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Scary shaking tombstone

Posted by Claire on 15 October 2014

Before we started our Halloween projects, several of the Pololu engineers took a trip to a local Halloween store to get inspired. At the store there was a wall lined with the polystyrene foam tombstones that are meant to be stuck into your front lawn. They immediately made me think of the graveyard outside the haunted mansion at Disneyland, and I knew that I wanted to make one of them shake and scream. For added effect, I also picked one that had a few skulls on it, so I could place red LEDs in the eyes. Below are some of the details that went into making the project so far.

Implementation

Because of the way they move, a servo seemed like a natural choice to get the tombstone to rock back and forth, and since my project would have plenty of space to hide electronics behind the tombstone, I chose a standard size Power HD servo. Once I had the servo, it became clear that mounting it and the tombstone in a stable way would be the biggest challenge for this project. I thought about several ways to mount them, including using a dowel through the bottom of the foam as a pivot and using two servos, one on either side, like feet, but I finally settled on what seemed like the simplest solution: a hinge. I screwed the hinge into a piece of scrap ply wood and used a leftover bracket and wood mending plate that I had lying around in my garage to brace the back of the tombstone. The wood mending plate was particularly good, because the prongs on its face were able to stick into the foam while prototyping, and it had several openings that let me easily and securely hot glue it to the back of the tombstone once the hinge and servo were in place. The servo itself is held in place by three screws positioned around its housing, and it tilts the tombstone by lifting up the end of the hinge that the tombstone rests on.

Close-up of the servo, hinge, and bracket used in the shaking tombstone Halloween prop.

To control the tombstone I used an A-Star 32U4 Mini LV. Since only one servo was used, I controlled it directly from the A-Star using the Arduino servo library, instead of using a Maestro. For the eyes I used six of our addressable 5 mm through-hole RGB LEDs, which I covered in shrink tubing to help protect them from getting static zapped by the foam. (So far the eyes do not take advantage of the addressability and color changing features of these LEDs, so the same effect could be gotten with just standard red LEDs.) To get spooky sounds I used an MP3 Trigger, which can play MP3 files stored on a micro SD card, connected to a pair of computer speakers. It is simple to control and only requires a single digital input from the A-Star. Main power for the project is supplied by a set of four AA batteries, and using the low voltage version of the A-Star mini, which has an input range of 2.7 V to 11.8 V, meant I could use the same power source for the controller, servo, and MP3 Trigger.

Close-up of the electronics used in the shaking tombstone Halloween prop.

Below is code for lighting the LED eyes, playing a single MP3, and shaking the tombstone with the servo.

#include <Servo.h> 

int loop_count  =  0;          // variable for storing iteration through loop

Servo myservo;                 // create servo object to control a servo 
                               
int sound = 8;                 // digital pin to control mp3 trigger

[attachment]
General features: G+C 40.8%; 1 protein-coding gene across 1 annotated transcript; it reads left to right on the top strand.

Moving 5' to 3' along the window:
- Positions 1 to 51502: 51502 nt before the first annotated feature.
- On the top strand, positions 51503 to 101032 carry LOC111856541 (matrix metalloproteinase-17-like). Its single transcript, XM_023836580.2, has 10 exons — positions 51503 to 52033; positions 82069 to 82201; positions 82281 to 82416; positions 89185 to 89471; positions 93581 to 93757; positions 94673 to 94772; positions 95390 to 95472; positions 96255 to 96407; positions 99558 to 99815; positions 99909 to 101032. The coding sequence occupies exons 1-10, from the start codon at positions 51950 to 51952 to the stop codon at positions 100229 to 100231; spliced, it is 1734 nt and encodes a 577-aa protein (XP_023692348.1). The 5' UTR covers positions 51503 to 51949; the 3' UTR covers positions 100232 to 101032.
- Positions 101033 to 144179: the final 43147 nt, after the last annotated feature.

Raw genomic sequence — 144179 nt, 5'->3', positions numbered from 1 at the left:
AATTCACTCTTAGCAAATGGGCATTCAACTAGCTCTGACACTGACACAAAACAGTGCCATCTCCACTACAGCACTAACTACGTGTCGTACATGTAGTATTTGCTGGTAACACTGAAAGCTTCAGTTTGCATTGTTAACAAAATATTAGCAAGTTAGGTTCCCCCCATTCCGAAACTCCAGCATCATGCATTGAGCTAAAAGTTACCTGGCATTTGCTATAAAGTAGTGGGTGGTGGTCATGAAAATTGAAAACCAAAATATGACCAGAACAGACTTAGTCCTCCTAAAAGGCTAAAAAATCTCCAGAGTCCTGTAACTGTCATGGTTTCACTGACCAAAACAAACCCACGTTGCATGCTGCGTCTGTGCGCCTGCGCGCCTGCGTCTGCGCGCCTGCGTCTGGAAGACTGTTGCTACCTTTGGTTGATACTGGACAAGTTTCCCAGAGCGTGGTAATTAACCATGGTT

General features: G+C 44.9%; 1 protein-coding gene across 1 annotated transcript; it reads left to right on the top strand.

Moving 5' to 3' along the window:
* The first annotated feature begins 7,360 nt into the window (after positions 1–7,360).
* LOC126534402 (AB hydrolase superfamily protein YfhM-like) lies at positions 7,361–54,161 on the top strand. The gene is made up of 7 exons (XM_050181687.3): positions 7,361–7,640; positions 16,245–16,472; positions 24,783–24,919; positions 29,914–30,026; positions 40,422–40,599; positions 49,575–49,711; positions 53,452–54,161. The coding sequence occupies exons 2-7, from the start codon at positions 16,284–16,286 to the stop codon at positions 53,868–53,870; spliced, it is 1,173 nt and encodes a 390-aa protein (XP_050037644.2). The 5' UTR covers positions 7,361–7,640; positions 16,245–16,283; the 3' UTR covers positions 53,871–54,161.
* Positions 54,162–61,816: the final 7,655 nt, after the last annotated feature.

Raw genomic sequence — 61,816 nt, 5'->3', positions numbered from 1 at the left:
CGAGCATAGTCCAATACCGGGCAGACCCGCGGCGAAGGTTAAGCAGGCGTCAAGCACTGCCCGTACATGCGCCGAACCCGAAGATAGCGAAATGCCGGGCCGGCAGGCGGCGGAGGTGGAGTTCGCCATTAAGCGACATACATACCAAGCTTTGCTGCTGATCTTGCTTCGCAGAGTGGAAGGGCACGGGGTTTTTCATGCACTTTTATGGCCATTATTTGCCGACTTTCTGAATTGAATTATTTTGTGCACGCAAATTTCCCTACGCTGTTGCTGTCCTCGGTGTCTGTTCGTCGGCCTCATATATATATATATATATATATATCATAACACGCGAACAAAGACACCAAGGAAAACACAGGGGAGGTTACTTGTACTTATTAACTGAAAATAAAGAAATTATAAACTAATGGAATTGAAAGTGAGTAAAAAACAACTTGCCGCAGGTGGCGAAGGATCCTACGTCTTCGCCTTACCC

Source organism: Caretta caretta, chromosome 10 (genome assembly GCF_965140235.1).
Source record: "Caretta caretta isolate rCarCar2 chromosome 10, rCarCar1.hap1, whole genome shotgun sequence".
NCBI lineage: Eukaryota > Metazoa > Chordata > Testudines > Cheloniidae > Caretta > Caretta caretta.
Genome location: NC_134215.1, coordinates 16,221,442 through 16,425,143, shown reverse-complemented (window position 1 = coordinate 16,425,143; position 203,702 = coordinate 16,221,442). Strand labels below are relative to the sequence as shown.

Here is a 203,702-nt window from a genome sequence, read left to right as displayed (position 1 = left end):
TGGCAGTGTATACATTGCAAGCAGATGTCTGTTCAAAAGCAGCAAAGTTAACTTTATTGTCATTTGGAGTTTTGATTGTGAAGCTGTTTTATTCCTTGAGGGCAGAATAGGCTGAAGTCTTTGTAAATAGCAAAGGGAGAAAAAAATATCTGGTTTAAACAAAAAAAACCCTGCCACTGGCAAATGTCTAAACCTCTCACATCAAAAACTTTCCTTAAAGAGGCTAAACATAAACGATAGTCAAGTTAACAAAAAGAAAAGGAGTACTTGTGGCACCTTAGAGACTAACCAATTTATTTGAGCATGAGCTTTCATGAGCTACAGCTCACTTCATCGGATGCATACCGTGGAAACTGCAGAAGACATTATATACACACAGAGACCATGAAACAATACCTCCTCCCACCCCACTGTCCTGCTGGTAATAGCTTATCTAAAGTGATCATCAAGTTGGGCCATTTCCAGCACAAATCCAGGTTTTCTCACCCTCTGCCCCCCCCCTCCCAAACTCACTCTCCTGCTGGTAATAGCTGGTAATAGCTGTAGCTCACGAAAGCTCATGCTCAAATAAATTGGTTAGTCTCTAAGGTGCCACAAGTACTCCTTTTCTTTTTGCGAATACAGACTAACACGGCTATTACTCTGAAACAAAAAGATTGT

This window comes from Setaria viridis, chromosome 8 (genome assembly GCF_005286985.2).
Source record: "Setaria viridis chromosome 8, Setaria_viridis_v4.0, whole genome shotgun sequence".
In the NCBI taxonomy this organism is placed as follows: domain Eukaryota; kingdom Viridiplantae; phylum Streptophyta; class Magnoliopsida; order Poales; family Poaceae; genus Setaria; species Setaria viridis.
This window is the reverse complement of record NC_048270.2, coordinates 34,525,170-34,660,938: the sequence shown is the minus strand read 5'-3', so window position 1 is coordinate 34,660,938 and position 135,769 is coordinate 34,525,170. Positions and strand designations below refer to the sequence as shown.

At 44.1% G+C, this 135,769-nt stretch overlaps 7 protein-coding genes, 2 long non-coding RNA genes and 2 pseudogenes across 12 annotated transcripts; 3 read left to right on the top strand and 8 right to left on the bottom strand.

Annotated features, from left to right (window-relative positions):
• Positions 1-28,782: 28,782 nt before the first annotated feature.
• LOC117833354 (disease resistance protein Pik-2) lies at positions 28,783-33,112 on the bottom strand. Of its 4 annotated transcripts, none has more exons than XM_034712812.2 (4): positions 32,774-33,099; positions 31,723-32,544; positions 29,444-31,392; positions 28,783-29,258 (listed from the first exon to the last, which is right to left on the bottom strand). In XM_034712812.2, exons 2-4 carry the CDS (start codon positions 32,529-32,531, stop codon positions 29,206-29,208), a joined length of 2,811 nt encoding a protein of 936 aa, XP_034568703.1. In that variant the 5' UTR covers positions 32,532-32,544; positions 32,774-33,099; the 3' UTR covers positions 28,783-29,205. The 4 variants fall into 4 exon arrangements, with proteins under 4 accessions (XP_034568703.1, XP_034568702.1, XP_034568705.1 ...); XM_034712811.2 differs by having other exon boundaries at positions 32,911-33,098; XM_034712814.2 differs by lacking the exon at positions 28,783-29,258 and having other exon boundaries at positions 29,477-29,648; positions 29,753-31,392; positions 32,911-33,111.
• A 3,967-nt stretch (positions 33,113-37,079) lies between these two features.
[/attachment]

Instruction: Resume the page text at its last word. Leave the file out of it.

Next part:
#include <PololuLedStrip.h>
// create an ledStrip object and specify the pin it will use
PololuLedStrip<12> ledStrip;
// create a buffer for holding the colors (3 bytes per color)
#define LED_COUNT 6
rgb_color colors[LED_COUNT];

void setup() 
{
  myservo.attach(9);           // attaches the servo on pin 9 to the servo object 
  
  digitalWrite(sound, HIGH);
  pinMode(sound, OUTPUT);      // sets the digital pin as output
  digitalWrite(sound, LOW);    // start playing sound in a continuous loop
  
  // update the LED colors
  for(uint16_t i = 0; i < LED_COUNT; i++)
  {
    colors[i] = (rgb_color){ 0, 60, 0};
  }
  
  // write the colors to the LED strip
  ledStrip.write(colors, LED_COUNT);
}

void loop() 
{ 
  if(loop_count < 5)
  {
    // servo moving sequence
    myservo.write(1600);
    delay(250);
    myservo.write(1700); 
    delay(250);
    myservo.write(1800); 
    delay(250);
    myservo.write(1700); 
    delay(250);
    
    // increment loop_count
    loop_count++;
  }
  else
  {   
    // servo moving sequence
    myservo.write(1600);
    delay(100);
    myservo.write(1700); 
    delay(100);
    myservo.write(1800); 
    delay(100);
    myservo.write(1700); 
    delay(100);
    myservo.write(1600);
    delay(100);
    myservo.write(1700); 
    delay(100);
    myservo.write(1800); 
    delay(100);
    myservo.write(1700); 
    delay(100);
    myservo.write(1600);
    delay(100);
    myservo.write(1700); 
    delay(100);
    myservo.write(1800); 
    delay(100);
    myservo.write(1700); 
    delay(100);
    
    // reset loop_count
    loop_count = 0;
  }
  
  // write the colors to the LED strip
  ledStrip.write(colors, LED_COUNT);
}

Future improvements

There are still a few improvements that I want to make to the tombstone before displaying it on Halloween. Mainly I plan to add a distance sensor to detect when someone walks by. With that I could trigger a different sequence of shaking, the eyes getting brighter, changing color, or strobing, and the sounds changing from a ghostly moaning to a scream. Other improvements that I plan to make are getting more compact speakers, painting the bracket on the back of the tombstone black, and enclosing the electronics in something that is easy to hide with fake moss or cobwebs.

Parts list

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